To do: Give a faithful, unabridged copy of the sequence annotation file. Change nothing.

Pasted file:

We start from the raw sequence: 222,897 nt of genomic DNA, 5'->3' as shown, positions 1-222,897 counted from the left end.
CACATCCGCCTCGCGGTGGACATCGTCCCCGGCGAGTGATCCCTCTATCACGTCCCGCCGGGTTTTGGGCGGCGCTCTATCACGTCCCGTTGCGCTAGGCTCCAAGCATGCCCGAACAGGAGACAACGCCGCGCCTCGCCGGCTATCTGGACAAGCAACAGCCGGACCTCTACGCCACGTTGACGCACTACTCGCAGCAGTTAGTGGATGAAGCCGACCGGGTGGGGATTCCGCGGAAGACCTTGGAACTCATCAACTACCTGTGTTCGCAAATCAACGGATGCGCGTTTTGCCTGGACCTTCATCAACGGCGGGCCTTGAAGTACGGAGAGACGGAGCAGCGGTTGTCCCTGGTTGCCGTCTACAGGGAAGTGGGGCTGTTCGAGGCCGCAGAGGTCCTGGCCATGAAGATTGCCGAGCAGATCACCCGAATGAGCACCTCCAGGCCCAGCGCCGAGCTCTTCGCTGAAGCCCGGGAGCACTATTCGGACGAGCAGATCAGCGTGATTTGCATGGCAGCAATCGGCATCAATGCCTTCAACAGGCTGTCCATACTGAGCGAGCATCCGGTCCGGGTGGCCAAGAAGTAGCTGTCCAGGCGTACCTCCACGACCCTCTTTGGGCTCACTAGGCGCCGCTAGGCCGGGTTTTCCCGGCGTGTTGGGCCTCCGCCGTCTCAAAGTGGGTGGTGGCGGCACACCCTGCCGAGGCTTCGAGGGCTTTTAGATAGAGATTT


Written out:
We start from the raw sequence: 222,897 nt of genomic DNA, 5'->3' as shown, positions 1-222,897 counted from the left end.
CACATCCGCCTCGCGGTGGACATCGTCCCCGGCGAGTGATCCCTCTATCACGTCCCGCCGGGTTTTGGGCGGCGCTCTATCACGTCCCGTTGCGCTAGGCTCCAAGCATGCCCGAACAGGAGACAACGCCGCGCCTCGCCGGCTATCTGGACAAGCAACAGCCGGACCTCTACGCCACGTTGACGCACTACTCGCAGCAGTTAGTGGATGAAGCCGACCGGGTGGGGATTCCGCGGAAGACCTTGGAACTCATCAACTACCTGTGTTCGCAAATCAACGGATGCGCGTTTTGCCTGGACCTTCATCAACGGCGGGCCTTGAAGTACGGAGAGACGGAGCAGCGGTTGTCCCTGGTTGCCGTCTACAGGGAAGTGGGGCTGTTCGAGGCCGCAGAGGTCCTGGCCATGAAGATTGCCGAGCAGATCACCCGAATGAGCACCTCCAGGCCCAGCGCCGAGCTCTTCGCTGAAGCCCGGGAGCACTATTCGGACGAGCAGATCAGCGTGATTTGCATGGCAGCAATCGGCATCAATGCCTTCAACAGGCTGTCCATACTGAGCGAGCATCCGGTCCGGGTGGCCAAGAAGTAGCTGTCCAGGCGTACCTCCACGACCCTCTTTGGGCTCACTAGGCGCCGCTAGGCCGGGTTTTCCCGGCGTGTTGGGCCTCCGCCGTCTCAAAGTGGGTGGTGGCGGCACACCCTGCCGAGGCTTCGAGGGCTTTTAGATAGAGATTT